14. I decided a few year’s ago that take command of my life. To pay attention to what I am eating and what I am doing. We are growing some of our food and building a house for our sons. I make a Christmas gift each month so we are ready before the holidays get here. I am clueless on how long I will live but I want to live my life to its fullest until I draw my last breath.

    1. Yeah, don’t address the issue of compelling other people to eat in any way just make sure the dictator agrees with you!

  15. Mission and purpose is a popular topic these days. For me, it was the intersection of my professional and technical areas of expertise in operations and coaching and developing people, with my personal passion around nutrition and fitness. I built a consulting practice incorporating all of these areas: leadership coaching, operational excellence consulting, and heath & wellness coaching. One year in I have never had a bad day at work, and have had some truly exceptional days! The most personally fulfilling events are guiding people to elevate their performance in all areas of their lives. Thankful I have many more years to serve others!

  16. Hi Mark. I’m closing in on eighty now. I feel great. Mainly thanks to you and the paleo movement. A cautionary note however: Restoring a body to functioning health is meaningless in itself. It is like rebuilding an old car with no journey in mind. Having it sitting there shining in the workshop, wondering what to do with it next. Like you I eventually realised that my mission in life had found me. A bit like the joke about the man who was delighted to find that he had been speaking prose all his life. I’m not a writer. I’m just an old man that likes to work with his hands. Being paleo has meant that I have been able to keep on being active and doing the things I love. My wife and I live in the country. There are constant repairs and chores to do. Trees fall over. I cut and split them up, stack them in the woodshed, and burn them through winter. True we have electric heating, and it is used occasionally, but nothing beats the simple joy of sitting in front of a fire in the evening, burning the wood you have gathered. My wife has a lovely vegetable garden. I know that she has such quiet pleasure working in there all year round. Even mid winter there is parsley and kale. Broccoli is doing fine this year. Of course we buy in some additional fruit and veggies. We also give a lot away in the flush of the season. She is a medical doctor. The garden is her personal therapy. I am an artist and landscape painter. Working with my hands keeps me grounded. The best thing about having found your mission in life is that it makes every day meaningful and exciting. My mission is to do the task in front of me to the best of my ability. When it comes to art that is an endless challenge. I know that my life must end one day. I hope that when they come into my studio the day after my funeral they will find some of the best painting I have ever done, still wet on the easel…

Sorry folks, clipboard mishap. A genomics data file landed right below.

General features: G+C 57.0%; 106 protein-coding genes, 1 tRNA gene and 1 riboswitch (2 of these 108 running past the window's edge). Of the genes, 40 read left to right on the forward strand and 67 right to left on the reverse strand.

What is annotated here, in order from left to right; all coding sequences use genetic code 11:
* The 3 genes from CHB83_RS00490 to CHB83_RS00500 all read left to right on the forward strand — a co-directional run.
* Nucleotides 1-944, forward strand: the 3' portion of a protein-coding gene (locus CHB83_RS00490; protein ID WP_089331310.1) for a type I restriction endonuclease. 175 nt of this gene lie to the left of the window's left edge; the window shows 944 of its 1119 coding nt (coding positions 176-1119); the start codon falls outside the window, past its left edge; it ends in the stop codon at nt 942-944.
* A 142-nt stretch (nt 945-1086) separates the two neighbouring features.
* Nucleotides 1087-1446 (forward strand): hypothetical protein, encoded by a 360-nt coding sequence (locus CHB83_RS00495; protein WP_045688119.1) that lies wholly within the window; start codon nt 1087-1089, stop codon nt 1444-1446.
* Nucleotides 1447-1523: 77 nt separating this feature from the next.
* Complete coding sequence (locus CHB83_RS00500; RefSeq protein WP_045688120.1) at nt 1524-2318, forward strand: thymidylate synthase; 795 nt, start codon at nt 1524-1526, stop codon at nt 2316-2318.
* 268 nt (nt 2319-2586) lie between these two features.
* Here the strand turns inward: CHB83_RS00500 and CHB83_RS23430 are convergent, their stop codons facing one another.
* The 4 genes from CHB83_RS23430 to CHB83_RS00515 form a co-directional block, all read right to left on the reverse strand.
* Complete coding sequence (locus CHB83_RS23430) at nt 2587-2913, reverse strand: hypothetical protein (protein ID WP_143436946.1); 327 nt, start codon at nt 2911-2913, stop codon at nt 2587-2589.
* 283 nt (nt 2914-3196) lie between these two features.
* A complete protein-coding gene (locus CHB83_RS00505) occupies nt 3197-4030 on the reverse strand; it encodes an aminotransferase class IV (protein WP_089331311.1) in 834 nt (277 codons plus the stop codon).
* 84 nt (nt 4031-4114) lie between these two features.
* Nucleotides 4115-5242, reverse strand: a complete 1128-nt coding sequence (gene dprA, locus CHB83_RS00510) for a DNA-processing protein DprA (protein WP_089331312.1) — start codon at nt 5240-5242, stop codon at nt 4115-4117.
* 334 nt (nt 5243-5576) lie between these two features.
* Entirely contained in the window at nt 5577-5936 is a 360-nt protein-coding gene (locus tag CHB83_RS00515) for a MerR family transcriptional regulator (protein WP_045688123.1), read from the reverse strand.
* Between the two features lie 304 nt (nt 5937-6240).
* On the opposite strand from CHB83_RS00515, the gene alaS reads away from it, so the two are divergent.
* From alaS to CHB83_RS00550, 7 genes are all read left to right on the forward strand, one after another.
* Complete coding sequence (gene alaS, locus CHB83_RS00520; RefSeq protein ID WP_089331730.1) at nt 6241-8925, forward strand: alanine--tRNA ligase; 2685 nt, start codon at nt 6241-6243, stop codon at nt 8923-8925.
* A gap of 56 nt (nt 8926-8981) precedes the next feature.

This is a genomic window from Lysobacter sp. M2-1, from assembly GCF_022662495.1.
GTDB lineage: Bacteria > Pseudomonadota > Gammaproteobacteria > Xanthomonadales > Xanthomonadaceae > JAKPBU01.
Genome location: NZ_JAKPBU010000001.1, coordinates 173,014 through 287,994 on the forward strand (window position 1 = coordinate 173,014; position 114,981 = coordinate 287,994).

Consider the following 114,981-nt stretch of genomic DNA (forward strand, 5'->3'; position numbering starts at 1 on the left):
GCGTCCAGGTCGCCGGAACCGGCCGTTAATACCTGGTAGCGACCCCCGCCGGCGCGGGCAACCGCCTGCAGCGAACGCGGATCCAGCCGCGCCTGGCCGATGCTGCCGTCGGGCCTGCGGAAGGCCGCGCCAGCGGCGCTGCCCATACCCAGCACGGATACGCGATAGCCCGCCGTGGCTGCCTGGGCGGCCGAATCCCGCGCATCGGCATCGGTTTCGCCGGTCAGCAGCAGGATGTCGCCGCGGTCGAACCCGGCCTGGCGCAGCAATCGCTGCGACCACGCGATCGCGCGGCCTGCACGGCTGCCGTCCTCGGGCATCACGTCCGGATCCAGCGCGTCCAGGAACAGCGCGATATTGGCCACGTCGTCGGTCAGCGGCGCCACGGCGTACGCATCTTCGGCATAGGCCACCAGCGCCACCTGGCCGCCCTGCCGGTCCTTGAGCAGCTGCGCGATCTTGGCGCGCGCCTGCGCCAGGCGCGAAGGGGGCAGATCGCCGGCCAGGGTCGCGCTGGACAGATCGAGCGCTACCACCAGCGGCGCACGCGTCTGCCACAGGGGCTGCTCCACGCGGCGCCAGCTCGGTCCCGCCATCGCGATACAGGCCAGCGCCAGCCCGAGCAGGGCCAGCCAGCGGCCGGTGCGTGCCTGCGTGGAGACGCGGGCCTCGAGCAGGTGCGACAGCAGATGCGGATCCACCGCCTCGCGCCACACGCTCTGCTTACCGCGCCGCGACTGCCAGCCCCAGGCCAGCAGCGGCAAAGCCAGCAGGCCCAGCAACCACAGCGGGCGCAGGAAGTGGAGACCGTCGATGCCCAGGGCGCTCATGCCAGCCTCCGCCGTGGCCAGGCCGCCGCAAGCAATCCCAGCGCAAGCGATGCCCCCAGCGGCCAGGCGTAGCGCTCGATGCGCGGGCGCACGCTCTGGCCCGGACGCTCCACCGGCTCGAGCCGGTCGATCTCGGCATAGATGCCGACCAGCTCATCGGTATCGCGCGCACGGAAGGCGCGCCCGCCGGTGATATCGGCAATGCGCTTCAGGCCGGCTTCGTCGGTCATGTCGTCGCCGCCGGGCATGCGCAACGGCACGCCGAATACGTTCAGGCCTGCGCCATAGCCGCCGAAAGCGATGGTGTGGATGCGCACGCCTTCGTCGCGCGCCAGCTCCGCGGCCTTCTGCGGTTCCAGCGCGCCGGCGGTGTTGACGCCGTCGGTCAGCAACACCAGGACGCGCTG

1. Your story really touched me, I too am fixing an old-ish car that spent too many years on the racetrack of life lol, I hope to live a content and peaceful life that sounds a lot like yours xx

  17. been looking for my purpose for years, family and friends have all married and have families of their own and call that their purpose, maybe it is, maybe I just missed that memo. It seems I thought there would be…still searching

  18. I do bread your daily rants with interest??

    I’m 79 and never planned my future and was pretty lucky as the chips fell into place as I moved along. As a rule I can confess that ‘As one door closed, two more opened up’! Do I believe in a ‘Supreme Being’, you bet that that I do??

  19. I love that you brought up Marvel movies! A thing I like to say is “I’ll kill myself after the next Marvel movie comes out”! Lol! There will always be another Marvel movie!

    In all seriousness, my calling is couponing and sweepstakesing. For instance, last week I was able to get 3 PK BBQ sauces and 1 of the dressings at Target for totally free, and not just “I bought stuff and got a gift card” free. Really free. I am able to help my extended family and friend’s out with GOOD and healthy free stuff all the time. It is work, but it is worth it and really fun! It’s a blessing.

  20. Hi Mark,
    We are in Miami frequently and found a good Ceviche restaurant after reading your post. It was in Wynnwood but it closed. Do you recommend any others?

  21. Replying to today’s Sunday With Sisson;
    I have always been a helper. When I was young my first jobs were in nursing homes, where I strived to be caring, I took my job seriously and truly cared for my patients. Later, in the military, I went on to pursue nursing, yet ended up working in the lab as an MLT but never finished my training. After the military, I stayed with lab work, even though without my degree, I could only be a phlebotomist/MA. Most recently, besides running a blog specializing in alternative health, I was a caregiver to a special lady with a rare form of muscular dystrophy. My mission is to help people in whatever way I can, which I try to do on my blog, with my family, and with my friends.
    I have been following you and your blog off and on since 2014 and I love your mission and passion as well. I’ve referenced you several times in my blog through the years!

  22. I’m not usually tempted to comment on anything. But your writing on mission got me. I have my mission. It found me just as many, as a co sequence of life experience.